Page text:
Now the vaccines are here, ushering us into the second phase of this war against the plague; and we are asking ourselves, is this science-driven fight against Covid-19 spell the end of pandemic anxiety? Is the health nightmare coming to an end? What happy lives lie ahead? Is this the time for celebration or caution? As the Non State Actors, we have being struggling with these questions for months.
We have published our thoughts and feelings, and our research reviews and thorough reading of both the local and international impacts of this rampaging viral invasion in local newspapers and social media platforms.
More significantly, we have successfully organised workshops about the impact of the pandemic on society and the economy and the last workshop invited a panel of health experts, professionals, and public administers to advance this social dialogue as part of our commitment to the tripartite engagement we enjoy working with Government of Botswana, Civil Society and Development partners. These workshops are virtual and open to all Batswana, foreign diplomatic missions based in Gaborone, UN agencies located in Gaborone and international academic researchers and professional health experts and specialists.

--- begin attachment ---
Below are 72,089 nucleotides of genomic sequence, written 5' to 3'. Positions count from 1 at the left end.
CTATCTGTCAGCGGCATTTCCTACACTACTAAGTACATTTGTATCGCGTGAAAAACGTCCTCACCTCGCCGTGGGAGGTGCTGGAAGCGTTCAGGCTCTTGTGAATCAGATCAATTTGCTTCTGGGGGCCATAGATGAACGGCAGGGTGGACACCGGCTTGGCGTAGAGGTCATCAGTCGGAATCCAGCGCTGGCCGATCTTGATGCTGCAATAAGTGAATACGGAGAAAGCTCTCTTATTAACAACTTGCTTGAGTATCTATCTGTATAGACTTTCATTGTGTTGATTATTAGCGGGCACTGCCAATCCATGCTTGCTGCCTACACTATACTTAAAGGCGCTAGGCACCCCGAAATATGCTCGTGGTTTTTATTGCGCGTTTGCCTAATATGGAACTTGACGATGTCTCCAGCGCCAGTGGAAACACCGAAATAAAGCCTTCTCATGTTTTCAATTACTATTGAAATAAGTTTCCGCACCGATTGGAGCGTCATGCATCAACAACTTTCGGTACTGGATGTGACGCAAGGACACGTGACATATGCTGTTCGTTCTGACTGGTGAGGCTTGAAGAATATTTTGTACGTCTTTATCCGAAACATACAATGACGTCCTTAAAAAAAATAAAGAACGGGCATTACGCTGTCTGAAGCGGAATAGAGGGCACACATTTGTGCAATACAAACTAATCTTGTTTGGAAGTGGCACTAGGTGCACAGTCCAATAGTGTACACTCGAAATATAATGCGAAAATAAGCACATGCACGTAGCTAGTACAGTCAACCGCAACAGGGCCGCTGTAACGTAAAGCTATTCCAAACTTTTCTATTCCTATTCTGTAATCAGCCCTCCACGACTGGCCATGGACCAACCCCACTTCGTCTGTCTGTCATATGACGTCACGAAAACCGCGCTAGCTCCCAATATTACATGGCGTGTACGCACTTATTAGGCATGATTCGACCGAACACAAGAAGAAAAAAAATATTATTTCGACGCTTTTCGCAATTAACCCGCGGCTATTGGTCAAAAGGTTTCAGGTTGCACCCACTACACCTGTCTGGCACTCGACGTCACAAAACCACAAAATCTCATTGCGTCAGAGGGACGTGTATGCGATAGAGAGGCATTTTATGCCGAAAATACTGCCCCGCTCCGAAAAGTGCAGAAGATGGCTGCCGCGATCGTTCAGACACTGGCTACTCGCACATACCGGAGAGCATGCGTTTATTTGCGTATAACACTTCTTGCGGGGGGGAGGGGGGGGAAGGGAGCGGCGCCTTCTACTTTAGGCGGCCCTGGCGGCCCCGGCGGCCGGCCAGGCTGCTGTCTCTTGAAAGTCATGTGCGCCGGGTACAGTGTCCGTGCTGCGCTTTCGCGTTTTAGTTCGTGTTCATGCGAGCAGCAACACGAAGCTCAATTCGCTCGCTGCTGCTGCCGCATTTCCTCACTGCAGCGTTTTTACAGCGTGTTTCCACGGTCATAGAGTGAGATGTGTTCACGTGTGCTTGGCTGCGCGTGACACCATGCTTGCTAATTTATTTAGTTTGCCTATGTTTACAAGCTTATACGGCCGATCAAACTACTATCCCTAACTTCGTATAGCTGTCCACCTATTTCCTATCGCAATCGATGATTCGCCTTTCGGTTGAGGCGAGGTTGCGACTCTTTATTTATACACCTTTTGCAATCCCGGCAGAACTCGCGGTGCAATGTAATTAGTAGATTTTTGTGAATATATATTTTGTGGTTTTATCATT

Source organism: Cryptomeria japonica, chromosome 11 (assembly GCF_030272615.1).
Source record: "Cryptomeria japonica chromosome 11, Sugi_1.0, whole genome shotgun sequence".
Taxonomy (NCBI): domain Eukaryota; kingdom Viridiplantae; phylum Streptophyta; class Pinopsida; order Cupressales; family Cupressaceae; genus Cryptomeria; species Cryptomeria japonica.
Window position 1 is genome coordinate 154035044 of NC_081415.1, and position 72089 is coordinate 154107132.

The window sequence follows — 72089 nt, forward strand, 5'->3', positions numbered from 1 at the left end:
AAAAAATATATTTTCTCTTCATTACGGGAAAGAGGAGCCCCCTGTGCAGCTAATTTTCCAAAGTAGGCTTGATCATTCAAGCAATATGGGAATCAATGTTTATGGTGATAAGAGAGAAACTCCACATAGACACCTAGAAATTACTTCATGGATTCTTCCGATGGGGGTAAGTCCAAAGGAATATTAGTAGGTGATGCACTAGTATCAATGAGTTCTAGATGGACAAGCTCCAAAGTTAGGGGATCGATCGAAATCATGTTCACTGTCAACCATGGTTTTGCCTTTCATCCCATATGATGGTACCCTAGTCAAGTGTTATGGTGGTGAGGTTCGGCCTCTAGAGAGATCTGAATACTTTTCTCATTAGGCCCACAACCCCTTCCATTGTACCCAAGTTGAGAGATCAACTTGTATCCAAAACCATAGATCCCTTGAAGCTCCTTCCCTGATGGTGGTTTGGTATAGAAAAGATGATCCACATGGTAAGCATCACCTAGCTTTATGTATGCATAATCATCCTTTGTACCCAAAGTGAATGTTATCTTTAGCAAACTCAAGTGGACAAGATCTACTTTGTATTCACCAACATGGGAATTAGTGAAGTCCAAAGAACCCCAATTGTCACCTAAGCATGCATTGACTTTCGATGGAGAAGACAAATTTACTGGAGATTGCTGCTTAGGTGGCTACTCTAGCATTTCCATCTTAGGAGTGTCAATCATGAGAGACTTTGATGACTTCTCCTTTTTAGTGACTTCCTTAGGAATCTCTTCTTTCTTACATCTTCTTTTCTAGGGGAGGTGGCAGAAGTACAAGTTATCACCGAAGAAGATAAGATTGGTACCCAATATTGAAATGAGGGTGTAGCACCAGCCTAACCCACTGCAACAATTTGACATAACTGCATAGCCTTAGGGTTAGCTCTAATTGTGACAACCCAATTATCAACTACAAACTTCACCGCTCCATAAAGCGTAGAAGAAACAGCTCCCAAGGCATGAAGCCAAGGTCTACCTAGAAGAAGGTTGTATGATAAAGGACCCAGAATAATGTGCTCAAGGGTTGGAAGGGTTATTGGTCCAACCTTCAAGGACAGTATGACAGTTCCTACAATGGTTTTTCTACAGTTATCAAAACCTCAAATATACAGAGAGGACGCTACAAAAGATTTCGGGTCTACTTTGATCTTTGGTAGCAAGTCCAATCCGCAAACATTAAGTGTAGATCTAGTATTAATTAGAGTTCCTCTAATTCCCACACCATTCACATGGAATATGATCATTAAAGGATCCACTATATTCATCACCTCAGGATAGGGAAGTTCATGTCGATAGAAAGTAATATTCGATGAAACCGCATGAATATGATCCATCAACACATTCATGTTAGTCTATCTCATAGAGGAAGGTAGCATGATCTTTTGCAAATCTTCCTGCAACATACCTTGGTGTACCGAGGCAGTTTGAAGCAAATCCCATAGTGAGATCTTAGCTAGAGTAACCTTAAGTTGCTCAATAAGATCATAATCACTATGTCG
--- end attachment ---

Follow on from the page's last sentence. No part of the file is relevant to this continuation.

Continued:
The mark of Covid-19 on our nation is a painful one, a tragedy shared by the entire human race, but still a contextually painful experience. Our response is fraught with grave difficulties; limited resources, limited time, and the urgency to not only save lives but also avert economic ruin and a bleak future for all who survive. Several vaccines are already in the market.
Parts of the world are already doing the best they can to trunk the pestilential march of this disease by rolling out mass-vaccinations campaigns that promise to evict this health menace and nightmare from their public lives. Botswana, like much of Africa, is still up in the disreputable, and, unenviable, preventative social melee of masked interactions, metered distances, contactless commerce.